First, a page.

The House of Blues, The Late Show w David Letterman American Bandstand, PBS~ Those are just SOME of the place you have seen "La La" Dolores Brooks, the original lead singer of top hits of the girl group the Crystals and Broadway & Film actress. She is best known as the lead vocalist on the Crystals' hits "Then He Kissed Me" and "Da Doo Ron Ron", "Santa Claus is Coming to Town" & many others. Ms. Brooks also sang lead on three songs on the album A Christmas Gift for You, one of only two Christmas albums inducted in the Grammy Hall of Fame. In 1968, she appeared in the original Broadway production of the musical Hair, where she performed the song "Aquarius". She would later appear in the Broadway show Two Gentlemen of Verona in 1971. She also toured with and recorded for various artists (such as the Neville Brothers, Bobby Womack and Isaac Hayes); made short appearances in films; and contributed songs to different movie soundtracks (including the 1970 film Cotton Comes to Harlem). In 1983, she and her family moved to London, England, where she and Idris continued their careers in music. In 1990, they moved to Vienna, Austria where she continued singing and writing songs with her husband Idris Muhammad and also hosted a local radio show; they lived in Vienna until 1997. Andrew Edge sang backing vocals on her BMG (Austria) CD LaLa Brooks & Friends in 1994. Brooks moved back to the United States at the turn of the century and resides in the East Village. She is now a grandmother of three, has her own band and is still performing. Her music compilation's is called "All or Nothing!! © 2021 All Rights Reserved © 2021 Building Abundant Success!! Join Me on ~ iHeart Radio @ https://tinyurl.com/iHeartBAS Spot Me on Spotify: https://tinyurl.com/yxuy23ba Amazon Music ~ https://tinyurl.com/AmzBAS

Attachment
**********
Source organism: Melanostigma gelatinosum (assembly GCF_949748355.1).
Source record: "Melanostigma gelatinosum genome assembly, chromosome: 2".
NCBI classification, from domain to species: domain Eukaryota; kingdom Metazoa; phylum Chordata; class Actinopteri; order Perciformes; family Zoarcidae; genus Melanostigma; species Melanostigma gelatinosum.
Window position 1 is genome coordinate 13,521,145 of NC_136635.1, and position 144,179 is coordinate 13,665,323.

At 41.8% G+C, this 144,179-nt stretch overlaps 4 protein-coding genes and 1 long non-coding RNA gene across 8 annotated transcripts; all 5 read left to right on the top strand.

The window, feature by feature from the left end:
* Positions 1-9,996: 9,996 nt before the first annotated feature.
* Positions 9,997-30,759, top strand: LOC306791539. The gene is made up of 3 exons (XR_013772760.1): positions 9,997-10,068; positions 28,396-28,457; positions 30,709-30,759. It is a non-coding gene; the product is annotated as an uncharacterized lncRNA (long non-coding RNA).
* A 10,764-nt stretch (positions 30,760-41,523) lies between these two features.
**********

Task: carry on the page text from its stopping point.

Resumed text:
All Local for 2pm. 12/4/21 See omnystudio.com/listener for privacy information.